It’s not too late to reverse some health issues you may be experiencing.
As we older adults know too well, our brain, muscles, appearance and health change in our seventh decade and beyond — but the good news is that making healthy changes now will reap great benefits in the years ahead. It’s not too late! Here are 10 steps for improving your memory, fitness, looks and health today and in the years to come.
1) Stay active. A University of Texas Southwestern study (https://www.utsouthwestern.edu/newsroom/articles/year-2018/exercise-aging-heart.html) found that “exercise can reverse damage to sedentary, aging hearts and help prevent risk of future heart failure – if it’s enough exercise, and if it’s begun in time.”
To reap the most benefit, you should begin exercising by late middle age (before age 65) and you should perform four half-hour workouts a week — two devoted to strength training, one that combines fast and slow interval training, and one that’s done at a steady pace — plus one 1-hour workout done at a moderate pace. Senior author Dr. Benjamin Levine, Director of the Institute and Professor of Internal Medicine at UT Southwestern, says the benefits to the heart in a person who does this exercise regimen can be like comparing “a stretchy, new rubber band versus one that has gotten stiff sitting in a drawer.”
2) Play mental-skills games to keep your memory and thinking skills sharp. You may have noticed that your brain’s mental-processing speed is not as fast as it once was — that’s a natural part of aging. But while you can expect some decline, it is important to exercise your brain as well as your body.
To boost your memory and exercise your brain, do crossword puzzles, learn a foreign language, play an instrument, do Sudoku. Also, another benefit of regular physical exercise is that it may slow cognitive decline and perhaps even dementia, according to University of Texas Southwestern researchers. This study was published in the Journal of Alzheimer’s Disease (https://www.iospress.nl/ios_news/poor-fitness-linked-to-weaker-brain-fiber-higher-dementia-risk/). “Evidence suggests that what is bad for your heart is bad for your brain. We need studies like this to find out how the two are intertwined and hopefully find the right formula to help prevent Alzheimer’s disease,” said Dr. Rong Zhang of UT Southwestern.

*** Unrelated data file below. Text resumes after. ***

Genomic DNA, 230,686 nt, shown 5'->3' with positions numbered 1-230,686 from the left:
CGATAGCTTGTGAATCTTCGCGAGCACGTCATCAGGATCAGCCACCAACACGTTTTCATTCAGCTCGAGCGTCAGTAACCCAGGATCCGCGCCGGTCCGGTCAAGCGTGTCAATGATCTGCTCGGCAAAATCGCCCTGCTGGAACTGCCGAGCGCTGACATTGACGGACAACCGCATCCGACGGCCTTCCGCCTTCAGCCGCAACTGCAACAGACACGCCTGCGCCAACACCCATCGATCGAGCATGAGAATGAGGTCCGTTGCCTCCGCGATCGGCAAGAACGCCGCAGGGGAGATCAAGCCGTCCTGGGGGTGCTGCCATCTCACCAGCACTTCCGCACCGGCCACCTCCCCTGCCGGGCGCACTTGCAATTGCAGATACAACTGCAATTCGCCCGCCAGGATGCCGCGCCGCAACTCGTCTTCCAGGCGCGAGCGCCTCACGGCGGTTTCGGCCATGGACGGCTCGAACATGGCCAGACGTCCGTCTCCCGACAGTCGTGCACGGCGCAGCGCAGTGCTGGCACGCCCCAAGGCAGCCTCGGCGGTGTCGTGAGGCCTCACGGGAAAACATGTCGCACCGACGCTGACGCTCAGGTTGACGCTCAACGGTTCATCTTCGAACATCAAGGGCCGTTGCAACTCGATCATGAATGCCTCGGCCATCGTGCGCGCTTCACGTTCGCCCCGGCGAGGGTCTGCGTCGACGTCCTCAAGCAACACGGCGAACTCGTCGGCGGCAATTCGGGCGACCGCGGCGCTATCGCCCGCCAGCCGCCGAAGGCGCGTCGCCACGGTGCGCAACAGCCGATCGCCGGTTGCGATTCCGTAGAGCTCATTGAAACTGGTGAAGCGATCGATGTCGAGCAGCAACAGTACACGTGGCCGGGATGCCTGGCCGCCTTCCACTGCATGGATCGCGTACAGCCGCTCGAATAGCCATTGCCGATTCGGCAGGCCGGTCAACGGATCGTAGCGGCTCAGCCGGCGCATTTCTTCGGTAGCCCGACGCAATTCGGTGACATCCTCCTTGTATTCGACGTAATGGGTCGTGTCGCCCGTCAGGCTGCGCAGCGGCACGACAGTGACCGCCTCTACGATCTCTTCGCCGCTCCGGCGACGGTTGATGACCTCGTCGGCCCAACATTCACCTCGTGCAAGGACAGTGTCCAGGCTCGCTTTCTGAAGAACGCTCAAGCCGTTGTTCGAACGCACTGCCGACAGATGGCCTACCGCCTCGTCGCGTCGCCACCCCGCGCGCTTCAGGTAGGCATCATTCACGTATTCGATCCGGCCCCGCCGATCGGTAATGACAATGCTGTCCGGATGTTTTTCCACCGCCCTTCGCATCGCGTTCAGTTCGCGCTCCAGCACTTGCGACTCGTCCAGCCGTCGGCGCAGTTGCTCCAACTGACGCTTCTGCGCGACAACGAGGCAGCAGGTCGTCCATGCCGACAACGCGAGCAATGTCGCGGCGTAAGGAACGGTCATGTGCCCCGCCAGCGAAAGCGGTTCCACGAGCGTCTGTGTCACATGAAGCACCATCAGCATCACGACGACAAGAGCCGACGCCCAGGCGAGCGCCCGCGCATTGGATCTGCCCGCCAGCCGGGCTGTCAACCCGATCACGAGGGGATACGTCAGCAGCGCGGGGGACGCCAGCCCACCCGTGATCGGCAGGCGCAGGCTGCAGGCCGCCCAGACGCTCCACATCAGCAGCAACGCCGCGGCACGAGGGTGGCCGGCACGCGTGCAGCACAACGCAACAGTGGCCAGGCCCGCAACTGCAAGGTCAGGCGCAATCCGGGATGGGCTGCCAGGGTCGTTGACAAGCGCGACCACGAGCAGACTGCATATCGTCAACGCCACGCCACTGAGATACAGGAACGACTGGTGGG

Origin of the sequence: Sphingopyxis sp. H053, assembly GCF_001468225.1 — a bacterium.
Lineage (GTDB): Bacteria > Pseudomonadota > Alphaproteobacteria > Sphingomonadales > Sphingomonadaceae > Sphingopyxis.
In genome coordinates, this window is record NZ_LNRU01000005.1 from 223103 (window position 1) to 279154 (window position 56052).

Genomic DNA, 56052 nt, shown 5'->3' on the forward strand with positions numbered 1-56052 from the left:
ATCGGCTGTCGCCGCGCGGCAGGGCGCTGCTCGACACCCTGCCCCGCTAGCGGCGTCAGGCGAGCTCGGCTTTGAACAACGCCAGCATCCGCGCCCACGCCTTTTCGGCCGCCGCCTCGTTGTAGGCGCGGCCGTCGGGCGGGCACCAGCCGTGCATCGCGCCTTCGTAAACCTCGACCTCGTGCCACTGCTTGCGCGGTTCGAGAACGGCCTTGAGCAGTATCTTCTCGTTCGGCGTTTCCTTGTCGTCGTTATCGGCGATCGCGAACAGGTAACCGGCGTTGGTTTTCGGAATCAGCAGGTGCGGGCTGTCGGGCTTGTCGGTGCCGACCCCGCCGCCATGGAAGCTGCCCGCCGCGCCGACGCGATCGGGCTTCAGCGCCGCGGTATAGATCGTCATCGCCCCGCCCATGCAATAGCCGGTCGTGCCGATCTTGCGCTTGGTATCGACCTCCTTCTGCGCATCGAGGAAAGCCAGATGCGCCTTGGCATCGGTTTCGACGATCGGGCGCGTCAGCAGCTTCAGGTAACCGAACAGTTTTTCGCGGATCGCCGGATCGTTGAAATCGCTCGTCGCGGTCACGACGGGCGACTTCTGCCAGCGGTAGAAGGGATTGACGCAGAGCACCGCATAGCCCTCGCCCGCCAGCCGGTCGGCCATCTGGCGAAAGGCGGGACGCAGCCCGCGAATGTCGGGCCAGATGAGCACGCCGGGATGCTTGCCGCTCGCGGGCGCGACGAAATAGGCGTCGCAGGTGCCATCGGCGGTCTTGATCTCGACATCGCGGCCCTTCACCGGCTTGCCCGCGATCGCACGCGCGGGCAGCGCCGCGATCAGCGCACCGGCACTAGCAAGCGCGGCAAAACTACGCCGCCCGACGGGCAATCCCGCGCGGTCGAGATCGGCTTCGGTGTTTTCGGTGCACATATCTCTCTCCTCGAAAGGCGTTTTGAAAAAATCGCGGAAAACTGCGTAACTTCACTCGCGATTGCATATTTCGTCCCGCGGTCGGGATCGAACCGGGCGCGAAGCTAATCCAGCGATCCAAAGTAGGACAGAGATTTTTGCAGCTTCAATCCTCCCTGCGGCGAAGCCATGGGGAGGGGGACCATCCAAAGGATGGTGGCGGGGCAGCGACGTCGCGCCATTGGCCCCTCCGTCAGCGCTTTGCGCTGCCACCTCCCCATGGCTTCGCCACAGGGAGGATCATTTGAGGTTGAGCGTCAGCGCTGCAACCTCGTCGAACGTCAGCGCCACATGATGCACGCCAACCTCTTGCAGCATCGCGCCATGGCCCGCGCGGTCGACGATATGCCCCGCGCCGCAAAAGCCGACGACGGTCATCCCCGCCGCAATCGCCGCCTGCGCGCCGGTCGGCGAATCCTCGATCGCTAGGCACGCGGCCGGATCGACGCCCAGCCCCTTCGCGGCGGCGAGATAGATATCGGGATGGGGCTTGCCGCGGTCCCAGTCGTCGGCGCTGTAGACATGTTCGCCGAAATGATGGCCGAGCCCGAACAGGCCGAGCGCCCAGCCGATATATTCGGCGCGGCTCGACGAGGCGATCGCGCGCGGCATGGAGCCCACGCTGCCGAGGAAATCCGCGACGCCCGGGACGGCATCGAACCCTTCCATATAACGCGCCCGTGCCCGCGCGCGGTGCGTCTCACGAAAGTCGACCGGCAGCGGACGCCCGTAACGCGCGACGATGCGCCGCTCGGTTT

3) Consider getting hearing aids. According to the National Institutes of Health (https://www.nidcd.nih.gov/health/hearing-loss-older-adults), “approximately one in three people between the ages of 65 and 74 has hearing loss and nearly half of those older than 75 have difficulty hearing.” This can cause embarrassment and frustration, but it can also be dangerous. Put aside your vanity and tell your co-workers, friends and family about your hearing loss. Ask them people to speak louder and more clearly. And it may be time to invest in a hearing aid. Today’s hearing aids are barely noticeable.
4) Lose weight. Being overweight increases your risk for high blood pressure, diabetes and heart disease, but losing just 5% to 10% of your weight can help prevent those diseases from developing and can positively impact issues such as degeneration of cartilage in your knees. “That small tip of the scale can also lower your blood pressure and improve your insulin sensitivity,” reports a study in the journal Cell Metabolism (https://www.cell.com/cell-metabolism/pdf/S1550-4131(16)30053-5.pdf).
5) Take care of your bones. Older people are at risk for brittle-bone breaks and osteoporosis. Weight-bearing exercises, such as walking and strength training, and eating dairy, leafy greens and salmon can help guard against your risk from suffering a bone fracture.
6) Wear sunscreen and a broad-brimmed hat when outside. You’ll have fewer wrinkles and thus look younger, but more important, reduce your risk of developing basal or squamous cell carcinoma.
7) Get a decent night’s sleep. Make an evening bedtime routine a priority in your life.
8) Spend time with people you love — your spouse, children, parents, and close friends. Avoid feeling isolated or lonely — which can lead to depression — by being with people who can offer support and help.
9) Read. Pick up a book or download one that’s interesting, educational or enjoyable.
10) Play outside. Remember encouraging your kids to go outside to play? Now it’s time for you to reap the benefits of getting outside! Most cities, towns and counties have at least one green space — a park or hiking trail. Go to a local park or just take a walk around the block — it’s free, will improve your mood and just a 10-minute walk can help you stay physically fit.